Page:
The first tree impact mark found was in proximity to debris identified as the midspan structure from the right wing. There were also impact marks found on several more trees found beyond the initial impact mark.

A circular swath measuring 53 inches in diameter was found near the base of a tree in proximity to the final location of the propeller. The propeller had separated from the engine crankshaft and all three blades exhibited chordwise scoring, while two of the blades exhibited torsional bending.

The engine was found separated from the fuselage and was located adjacent to the propeller. The crankshaft was separated aft of the oil seal and exhibited a 45-degree fracture surface. The right half of the crankcase exhibited a fracture above the No. 5 cylinder pad. The No. 1, 3, 4, 5, and 6 rocker covers were crushed and broken. The No. 4 and 6 rocker boxes were separated from their heads. The No. 4 exhaust valve stem and the No. 6 intake valve stem were bent. The turbocharger compressor impeller and exhaust turbine were found coupled and rotated freely. The top spark plugs were removed from all six cylinders. All the plugs exhibited gray-brown coloration. According to the Continental Engine party representative, the electrodes were neither burned nor eroded.

The main fuselage was found beyond the initial impact point in the final portion of the debris path and exhibited both impact and fire damage.

The fuel selector handle and valve were found positioned on the right main tank.

The landing gear selector was in the down position. The gear down locks on both of the main landing gear were found unlocked.

All flight control surfaces, the propeller, and the vertical and horizontal stabilizers were located along the accident site debris path. The flap jack screw was extended 4 inches which, according to the Cessna Aircraft party representation, corresponds to fully retracted flaps. The elevator trim actuator was found extended 1.95 inches which again, according to the Cessna party representative, corresponds to 15 degrees tab up (nose down) trim.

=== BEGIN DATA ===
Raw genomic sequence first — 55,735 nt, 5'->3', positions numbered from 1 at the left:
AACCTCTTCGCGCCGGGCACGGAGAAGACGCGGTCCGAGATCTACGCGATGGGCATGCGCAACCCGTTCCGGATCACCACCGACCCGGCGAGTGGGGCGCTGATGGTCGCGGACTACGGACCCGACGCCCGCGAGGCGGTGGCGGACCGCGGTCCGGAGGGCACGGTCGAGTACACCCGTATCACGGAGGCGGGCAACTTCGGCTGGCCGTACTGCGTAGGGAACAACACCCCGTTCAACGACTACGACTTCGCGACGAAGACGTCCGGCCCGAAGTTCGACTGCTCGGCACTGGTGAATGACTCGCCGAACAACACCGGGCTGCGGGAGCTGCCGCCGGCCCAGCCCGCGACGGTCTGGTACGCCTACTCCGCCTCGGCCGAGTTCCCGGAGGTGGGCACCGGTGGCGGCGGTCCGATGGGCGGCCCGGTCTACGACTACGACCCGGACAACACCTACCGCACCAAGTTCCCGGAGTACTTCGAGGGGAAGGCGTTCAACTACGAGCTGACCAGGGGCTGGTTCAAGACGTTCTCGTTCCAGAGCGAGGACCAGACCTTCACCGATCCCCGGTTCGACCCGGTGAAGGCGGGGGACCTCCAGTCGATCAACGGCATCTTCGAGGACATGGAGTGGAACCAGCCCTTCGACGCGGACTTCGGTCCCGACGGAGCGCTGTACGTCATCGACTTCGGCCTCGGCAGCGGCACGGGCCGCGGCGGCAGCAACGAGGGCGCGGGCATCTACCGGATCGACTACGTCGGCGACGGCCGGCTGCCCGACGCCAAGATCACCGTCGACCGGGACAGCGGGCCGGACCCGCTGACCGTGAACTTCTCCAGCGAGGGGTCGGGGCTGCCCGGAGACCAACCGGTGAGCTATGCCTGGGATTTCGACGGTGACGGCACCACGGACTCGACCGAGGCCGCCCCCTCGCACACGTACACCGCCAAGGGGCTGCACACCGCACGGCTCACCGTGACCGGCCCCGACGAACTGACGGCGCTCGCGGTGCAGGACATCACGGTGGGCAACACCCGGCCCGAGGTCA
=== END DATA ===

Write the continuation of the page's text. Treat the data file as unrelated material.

The aircraft altimeter indicated 7,700 feet msl and the Kollsman's setting was 29.96 inHg. The current Bishop altimeter at the time of the accident was 29.96 inHg.

The aircraft structure, including the empennage, fuselage, and cockpit were destroyed during a postimpact ground fire. There were also fires at several locations which involved nearby trees.


According to medical records maintained by the FAA, the pilot had been diagnosed with high blood pressure. At the time of the accident the status of the pilot's medical certificate was pending as he was attempting to have his medical certificate reinstated.

The FAA reported that it last issued the pilot an aviation medical certificate on May 13, 1992. When the pilot applied for another certificate on November 4, 1993, the FAA denied its issuance due to his insufficiently controlled diabetes.

An autopsy was performed by the Mono County Coroner. Toxicological samples were forwarded to the Civil Aeromedical Institute (CAMI) for screening. CAMI reported negative findings for all substances screened.


The emergency locator transmitter (ELT) was found armed. No ELT signal was reported heard by any of the rescue personnel.

The aircraft wreckage was recovered by H.L.M. Air Services, Inc., and transported to a storage site in Santa Paula, California. All wreckage was released to USAIG on October 25, 1995.